How to Live Cheap & Still Have Fun in San Francisco
San Francisco is a lot of things, but cheap isn’t one of them. For instance, as of 2015 the rent for a one bedroom apartment was over three times what I paid for a two bedroom duplex around the same time in Boise, ID. Being new to the “real world” – AKA having your first real job, being out on your own – is a different case in San Francisco than anywhere else. Specifically, it’s a more expensive case. A California minimum wage job is nowhere near enough to pay normal rent in San Francisco.
That said, how does one afford to have fun? It seems nearly impossible with all of these factors in play, but I want to throw some ideas out that will make it a little bit easier to be able to have a good time and not be struggling for cash in the expensive yet wonderfully diverse and exciting hub that is San Francisco.
Know Your Freedom
Let me remind you that you live in San Francisco – you have public beaches there with access to the ocean. I don’t even like swimming, but if I was paying that much for rent each month, I might go everyday just for something to do. One of the greatest lies we often tell ourselves is that we can’t have fun without money, and San Francisco is a wonderful example of just how untrue that is.
There are plenty of free guided tours that help you explore the history of San Francisco, including the “Alfred Hitchcock Tour.” There’s so much history in the city that you should never have trouble finding something new to learn about on these free tours.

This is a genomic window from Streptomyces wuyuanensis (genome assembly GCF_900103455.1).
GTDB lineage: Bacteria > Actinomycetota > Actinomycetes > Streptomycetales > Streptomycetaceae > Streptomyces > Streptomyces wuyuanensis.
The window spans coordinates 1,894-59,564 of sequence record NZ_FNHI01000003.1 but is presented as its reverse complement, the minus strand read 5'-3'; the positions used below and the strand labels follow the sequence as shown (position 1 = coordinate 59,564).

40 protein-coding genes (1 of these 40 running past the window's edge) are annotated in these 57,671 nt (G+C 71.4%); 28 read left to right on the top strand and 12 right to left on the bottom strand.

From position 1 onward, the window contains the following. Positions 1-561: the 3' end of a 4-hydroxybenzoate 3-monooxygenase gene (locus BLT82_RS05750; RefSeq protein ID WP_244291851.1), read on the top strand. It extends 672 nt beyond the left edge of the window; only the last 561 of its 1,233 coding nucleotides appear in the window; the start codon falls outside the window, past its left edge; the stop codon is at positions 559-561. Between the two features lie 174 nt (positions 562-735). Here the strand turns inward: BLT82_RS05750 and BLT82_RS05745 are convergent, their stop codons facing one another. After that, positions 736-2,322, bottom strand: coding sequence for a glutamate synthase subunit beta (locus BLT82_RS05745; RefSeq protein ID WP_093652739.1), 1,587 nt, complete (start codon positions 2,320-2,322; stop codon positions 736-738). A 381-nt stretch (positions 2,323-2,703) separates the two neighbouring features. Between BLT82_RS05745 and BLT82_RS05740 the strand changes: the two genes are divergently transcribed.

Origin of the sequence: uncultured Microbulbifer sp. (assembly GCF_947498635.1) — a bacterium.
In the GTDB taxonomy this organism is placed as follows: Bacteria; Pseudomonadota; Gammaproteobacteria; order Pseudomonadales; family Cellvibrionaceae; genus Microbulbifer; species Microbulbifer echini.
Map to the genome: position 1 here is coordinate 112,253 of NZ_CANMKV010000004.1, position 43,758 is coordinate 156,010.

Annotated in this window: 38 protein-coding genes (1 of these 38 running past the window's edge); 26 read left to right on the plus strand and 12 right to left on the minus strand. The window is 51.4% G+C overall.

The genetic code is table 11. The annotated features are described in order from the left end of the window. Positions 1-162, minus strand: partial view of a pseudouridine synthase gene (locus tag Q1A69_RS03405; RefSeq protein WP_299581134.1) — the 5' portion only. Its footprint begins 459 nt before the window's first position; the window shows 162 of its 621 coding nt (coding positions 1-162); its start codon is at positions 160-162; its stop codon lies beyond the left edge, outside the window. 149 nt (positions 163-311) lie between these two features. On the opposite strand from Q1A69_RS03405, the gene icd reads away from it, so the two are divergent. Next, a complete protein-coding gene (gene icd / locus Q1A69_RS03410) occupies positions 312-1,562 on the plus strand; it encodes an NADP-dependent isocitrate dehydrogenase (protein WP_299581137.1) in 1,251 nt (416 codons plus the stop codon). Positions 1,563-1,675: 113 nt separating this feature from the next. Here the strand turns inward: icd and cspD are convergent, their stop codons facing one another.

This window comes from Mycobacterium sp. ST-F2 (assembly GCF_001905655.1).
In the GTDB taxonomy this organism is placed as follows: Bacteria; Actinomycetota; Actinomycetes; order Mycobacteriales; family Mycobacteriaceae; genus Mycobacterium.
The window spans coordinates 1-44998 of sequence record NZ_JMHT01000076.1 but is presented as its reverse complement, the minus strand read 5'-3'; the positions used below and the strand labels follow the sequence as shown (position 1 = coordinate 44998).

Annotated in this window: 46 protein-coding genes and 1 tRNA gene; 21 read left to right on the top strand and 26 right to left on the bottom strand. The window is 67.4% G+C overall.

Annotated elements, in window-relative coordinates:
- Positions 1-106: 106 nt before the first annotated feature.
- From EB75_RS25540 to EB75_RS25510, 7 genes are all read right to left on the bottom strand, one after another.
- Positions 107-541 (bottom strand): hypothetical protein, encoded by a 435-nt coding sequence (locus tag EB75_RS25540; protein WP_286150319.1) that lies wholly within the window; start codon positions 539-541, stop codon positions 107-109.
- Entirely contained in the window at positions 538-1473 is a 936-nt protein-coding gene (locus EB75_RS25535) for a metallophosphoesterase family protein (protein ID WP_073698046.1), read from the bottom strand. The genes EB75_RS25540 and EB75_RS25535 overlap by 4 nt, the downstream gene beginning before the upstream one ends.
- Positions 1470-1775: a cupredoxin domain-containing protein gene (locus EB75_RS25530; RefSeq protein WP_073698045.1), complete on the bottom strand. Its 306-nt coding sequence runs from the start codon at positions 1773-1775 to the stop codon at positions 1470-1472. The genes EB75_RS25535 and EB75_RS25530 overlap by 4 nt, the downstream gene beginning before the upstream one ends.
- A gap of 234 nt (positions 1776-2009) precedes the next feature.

There are parks everywhere across America, but maybe most appealing to me is the “Skatin’ Place” on 6th Avenue and Kennedy Drive in Golden Gate Park, where they have roller discos and in-line skating lessons, as well as free open skating at all hours of the day.
For all of you food lovers, b.street gives out free Belgian waffles on the first Wednesday of every month. And you know that Saturday markets always have free samples!
If you’re downtown, walk to your destination. It might take a while, but obviously, San Francisco is one of the worst places traffic-wise in the entire United States, so you’re spending about the same time anyway, and you’re getting some exercise (and saving on gas).
To find all these activities, I had to do to find those things was use google, and the list doesn’t stop with those things. Being bored is more or less your choice. So if you can’t think of things to do, find out what free things you can do.
Having a roommate can make life more than twice as affordable for you if you’re already on your own. Actually, the price of a two bedroom place for two people might actually be less than the price of a one bedroom place for yourself. So the way I see it, you can cut down on your expenses by splitting them.
You guys can split groceries, laundry, tools, furniture, and other household items, as well as utilities. With friends, luxury things like Netflix and Hulu Plus can be shared as well. It may be worth your time to consider.
Stay Ahead and Out of Debt